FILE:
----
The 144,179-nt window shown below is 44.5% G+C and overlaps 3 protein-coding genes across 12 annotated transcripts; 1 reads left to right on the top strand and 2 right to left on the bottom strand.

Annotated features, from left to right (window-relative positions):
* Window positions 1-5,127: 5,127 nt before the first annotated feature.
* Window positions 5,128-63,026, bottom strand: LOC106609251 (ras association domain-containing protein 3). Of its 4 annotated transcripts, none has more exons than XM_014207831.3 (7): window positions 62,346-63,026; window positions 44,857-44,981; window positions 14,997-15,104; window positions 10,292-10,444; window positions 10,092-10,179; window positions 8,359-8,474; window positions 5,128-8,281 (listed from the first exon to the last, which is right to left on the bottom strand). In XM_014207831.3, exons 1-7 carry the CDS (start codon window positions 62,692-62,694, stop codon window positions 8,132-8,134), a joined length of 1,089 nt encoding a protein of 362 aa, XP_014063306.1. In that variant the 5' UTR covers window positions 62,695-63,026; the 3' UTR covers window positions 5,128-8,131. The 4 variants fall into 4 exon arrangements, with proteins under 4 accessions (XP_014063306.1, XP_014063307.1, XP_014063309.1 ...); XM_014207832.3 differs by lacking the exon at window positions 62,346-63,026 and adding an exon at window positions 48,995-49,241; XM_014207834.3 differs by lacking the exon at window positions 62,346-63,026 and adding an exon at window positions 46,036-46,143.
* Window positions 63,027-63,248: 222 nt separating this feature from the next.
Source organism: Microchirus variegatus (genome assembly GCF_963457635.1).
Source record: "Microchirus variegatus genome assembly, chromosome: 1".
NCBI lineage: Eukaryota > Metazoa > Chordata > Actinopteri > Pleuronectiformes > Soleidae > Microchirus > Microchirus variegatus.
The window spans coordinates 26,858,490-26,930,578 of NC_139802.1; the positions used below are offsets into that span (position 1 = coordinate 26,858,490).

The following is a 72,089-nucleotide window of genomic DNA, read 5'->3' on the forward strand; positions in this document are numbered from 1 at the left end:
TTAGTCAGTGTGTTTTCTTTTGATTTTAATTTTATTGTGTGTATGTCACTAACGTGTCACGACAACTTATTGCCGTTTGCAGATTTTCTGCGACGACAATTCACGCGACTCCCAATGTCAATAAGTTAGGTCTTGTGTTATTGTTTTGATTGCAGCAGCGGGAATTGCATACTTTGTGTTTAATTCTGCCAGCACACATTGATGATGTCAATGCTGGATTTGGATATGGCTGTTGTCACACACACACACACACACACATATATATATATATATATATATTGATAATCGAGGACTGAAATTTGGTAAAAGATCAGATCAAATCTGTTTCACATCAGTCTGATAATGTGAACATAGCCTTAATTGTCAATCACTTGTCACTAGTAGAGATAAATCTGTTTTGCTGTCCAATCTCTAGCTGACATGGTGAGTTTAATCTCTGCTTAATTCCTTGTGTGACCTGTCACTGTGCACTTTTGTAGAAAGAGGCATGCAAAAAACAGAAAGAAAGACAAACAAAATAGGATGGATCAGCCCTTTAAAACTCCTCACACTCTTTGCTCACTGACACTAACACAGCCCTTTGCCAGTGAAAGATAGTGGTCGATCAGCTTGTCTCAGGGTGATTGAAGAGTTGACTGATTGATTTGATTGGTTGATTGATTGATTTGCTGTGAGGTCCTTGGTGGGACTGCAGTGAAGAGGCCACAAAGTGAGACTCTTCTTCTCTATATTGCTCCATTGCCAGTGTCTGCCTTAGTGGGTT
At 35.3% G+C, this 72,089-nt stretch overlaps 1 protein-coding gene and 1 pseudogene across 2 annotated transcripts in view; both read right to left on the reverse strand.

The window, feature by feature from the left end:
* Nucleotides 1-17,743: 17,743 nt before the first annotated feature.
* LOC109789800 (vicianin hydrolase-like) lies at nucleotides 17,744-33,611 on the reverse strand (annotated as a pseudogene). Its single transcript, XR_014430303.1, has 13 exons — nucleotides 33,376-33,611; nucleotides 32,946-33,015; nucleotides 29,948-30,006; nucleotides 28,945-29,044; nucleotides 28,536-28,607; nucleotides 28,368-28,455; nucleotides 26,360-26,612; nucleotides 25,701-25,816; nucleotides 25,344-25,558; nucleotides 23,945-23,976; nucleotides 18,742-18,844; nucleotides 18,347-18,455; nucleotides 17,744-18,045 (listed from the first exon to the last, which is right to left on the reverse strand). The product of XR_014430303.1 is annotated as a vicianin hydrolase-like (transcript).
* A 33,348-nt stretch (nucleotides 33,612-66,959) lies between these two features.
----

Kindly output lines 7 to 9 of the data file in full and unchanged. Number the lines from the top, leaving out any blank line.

Source record: "Microchirus variegatus genome assembly, chromosome: 1".
NCBI lineage: Eukaryota > Metazoa > Chordata > Actinopteri > Pleuronectiformes > Soleidae > Microchirus > Microchirus variegatus.
The window spans coordinates 26,858,490-26,930,578 of NC_139802.1; the positions used below are offsets into that span (position 1 = coordinate 26,858,490).